Laura McCants, “Beehive in Lumber Bridge” (2011)
Laura McCants, “Apiary in Lumber Bridge” (2011)
First look for a site and position for your apiary,
where no wind can enter (since the winds prevent them
carrying home their food) and where no sheep or butting kids
leap about among the flowers, or wandering cattle brush
the dew from the field, and wear away the growing grass.
Let the bright-coloured lizard with scaly back, and the bee-eater
and other birds, and Procne, her breast marked
by her blood-stained hands, keep away from the rich hives:
since they all lay waste on every side, and while the bees are flying,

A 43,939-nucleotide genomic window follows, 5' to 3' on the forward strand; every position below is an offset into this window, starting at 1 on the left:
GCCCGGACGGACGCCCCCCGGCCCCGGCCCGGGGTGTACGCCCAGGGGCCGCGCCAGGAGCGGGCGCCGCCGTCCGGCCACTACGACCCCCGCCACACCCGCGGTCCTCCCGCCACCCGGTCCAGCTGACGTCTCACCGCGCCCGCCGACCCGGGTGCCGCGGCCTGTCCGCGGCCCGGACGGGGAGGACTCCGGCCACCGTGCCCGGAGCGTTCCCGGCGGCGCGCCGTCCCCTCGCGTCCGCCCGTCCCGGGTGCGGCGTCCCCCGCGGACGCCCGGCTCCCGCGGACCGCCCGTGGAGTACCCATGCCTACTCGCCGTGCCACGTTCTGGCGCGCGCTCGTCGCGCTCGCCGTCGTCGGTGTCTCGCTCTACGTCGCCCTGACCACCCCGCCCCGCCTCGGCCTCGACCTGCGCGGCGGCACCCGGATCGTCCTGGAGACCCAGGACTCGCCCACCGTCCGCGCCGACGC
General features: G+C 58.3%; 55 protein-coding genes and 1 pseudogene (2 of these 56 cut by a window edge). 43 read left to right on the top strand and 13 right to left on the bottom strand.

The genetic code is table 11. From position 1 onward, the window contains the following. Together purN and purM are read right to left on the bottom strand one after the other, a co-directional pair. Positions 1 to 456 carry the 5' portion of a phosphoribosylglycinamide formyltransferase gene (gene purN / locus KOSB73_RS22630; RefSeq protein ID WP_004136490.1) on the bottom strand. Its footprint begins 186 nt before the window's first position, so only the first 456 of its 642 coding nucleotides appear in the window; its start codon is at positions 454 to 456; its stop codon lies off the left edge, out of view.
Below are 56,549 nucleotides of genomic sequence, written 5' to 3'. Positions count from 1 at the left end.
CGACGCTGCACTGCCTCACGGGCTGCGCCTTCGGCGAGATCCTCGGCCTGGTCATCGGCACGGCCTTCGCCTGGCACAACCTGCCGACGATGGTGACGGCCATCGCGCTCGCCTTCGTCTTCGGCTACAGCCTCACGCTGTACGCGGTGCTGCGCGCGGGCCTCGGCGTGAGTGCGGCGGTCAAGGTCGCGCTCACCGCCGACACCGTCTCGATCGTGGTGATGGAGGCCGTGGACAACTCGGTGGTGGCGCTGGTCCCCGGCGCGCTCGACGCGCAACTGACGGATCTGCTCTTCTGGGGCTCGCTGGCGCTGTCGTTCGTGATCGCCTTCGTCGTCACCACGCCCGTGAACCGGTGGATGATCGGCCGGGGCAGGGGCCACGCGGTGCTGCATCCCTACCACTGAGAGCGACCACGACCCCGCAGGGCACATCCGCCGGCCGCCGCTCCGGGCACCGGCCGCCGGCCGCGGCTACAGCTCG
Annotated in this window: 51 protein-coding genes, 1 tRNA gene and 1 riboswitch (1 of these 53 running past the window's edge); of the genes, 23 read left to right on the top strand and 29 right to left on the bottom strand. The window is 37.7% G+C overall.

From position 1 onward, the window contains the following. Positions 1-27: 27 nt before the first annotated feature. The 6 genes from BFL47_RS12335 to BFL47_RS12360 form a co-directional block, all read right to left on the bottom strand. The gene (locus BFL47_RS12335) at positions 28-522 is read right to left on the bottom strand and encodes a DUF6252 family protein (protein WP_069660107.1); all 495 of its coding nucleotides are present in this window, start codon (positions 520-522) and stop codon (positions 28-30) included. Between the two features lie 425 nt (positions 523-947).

take them in their beaks, a sweet titbit for their pitiless chicks.
But let there be clear springs nearby, and pools green with moss,
and a little stream sliding through the grass,
and let a palm tree or a large wild-olive shade the entrance,
so that when the new leaders command the early swarms
in their springtime, and the young enjoy freedom from the combs,
a neighbouring bank may tempt them to leave the heat,
and a tree in the way hold them in its sheltering leaves. (IV.8-24)
Virgil, The Georgics
n., A place where bees and beehives are kept, especially a place where bees are raised for their honey.
[Latin apiārium, beehive, from apis, bee.]